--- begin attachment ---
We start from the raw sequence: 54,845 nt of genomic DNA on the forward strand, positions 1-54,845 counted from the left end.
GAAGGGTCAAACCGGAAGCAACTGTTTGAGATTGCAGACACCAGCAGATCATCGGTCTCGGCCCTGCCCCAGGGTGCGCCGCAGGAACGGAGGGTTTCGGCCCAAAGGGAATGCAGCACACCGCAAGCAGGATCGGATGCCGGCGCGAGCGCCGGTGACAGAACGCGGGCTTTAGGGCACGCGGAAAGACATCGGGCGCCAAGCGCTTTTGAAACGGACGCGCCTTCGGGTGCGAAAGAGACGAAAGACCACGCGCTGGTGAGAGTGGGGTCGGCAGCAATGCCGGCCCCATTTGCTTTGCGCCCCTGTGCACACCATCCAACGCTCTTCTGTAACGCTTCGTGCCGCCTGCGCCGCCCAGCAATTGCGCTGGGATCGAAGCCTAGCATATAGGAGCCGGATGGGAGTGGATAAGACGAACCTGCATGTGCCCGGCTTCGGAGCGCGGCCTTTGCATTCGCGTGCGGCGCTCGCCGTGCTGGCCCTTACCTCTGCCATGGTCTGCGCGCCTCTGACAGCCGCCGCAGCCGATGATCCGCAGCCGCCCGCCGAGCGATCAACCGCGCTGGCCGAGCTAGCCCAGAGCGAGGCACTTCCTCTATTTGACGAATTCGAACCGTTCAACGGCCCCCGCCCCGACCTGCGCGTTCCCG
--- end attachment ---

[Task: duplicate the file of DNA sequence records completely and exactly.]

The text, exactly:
We start from the raw sequence: 54,845 nt of genomic DNA on the forward strand, positions 1-54,845 counted from the left end.
GAAGGGTCAAACCGGAAGCAACTGTTTGAGATTGCAGACACCAGCAGATCATCGGTCTCGGCCCTGCCCCAGGGTGCGCCGCAGGAACGGAGGGTTTCGGCCCAAAGGGAATGCAGCACACCGCAAGCAGGATCGGATGCCGGCGCGAGCGCCGGTGACAGAACGCGGGCTTTAGGGCACGCGGAAAGACATCGGGCGCCAAGCGCTTTTGAAACGGACGCGCCTTCGGGTGCGAAAGAGACGAAAGACCACGCGCTGGTGAGAGTGGGGTCGGCAGCAATGCCGGCCCCATTTGCTTTGCGCCCCTGTGCACACCATCCAACGCTCTTCTGTAACGCTTCGTGCCGCCTGCGCCGCCCAGCAATTGCGCTGGGATCGAAGCCTAGCATATAGGAGCCGGATGGGAGTGGATAAGACGAACCTGCATGTGCCCGGCTTCGGAGCGCGGCCTTTGCATTCGCGTGCGGCGCTCGCCGTGCTGGCCCTTACCTCTGCCATGGTCTGCGCGCCTCTGACAGCCGCCGCAGCCGATGATCCGCAGCCGCCCGCCGAGCGATCAACCGCGCTGGCCGAGCTAGCCCAGAGCGAGGCACTTCCTCTATTTGACGAATTCGAACCGTTCAACGGCCCCCGCCCCGACCTGCGCGTTCCCG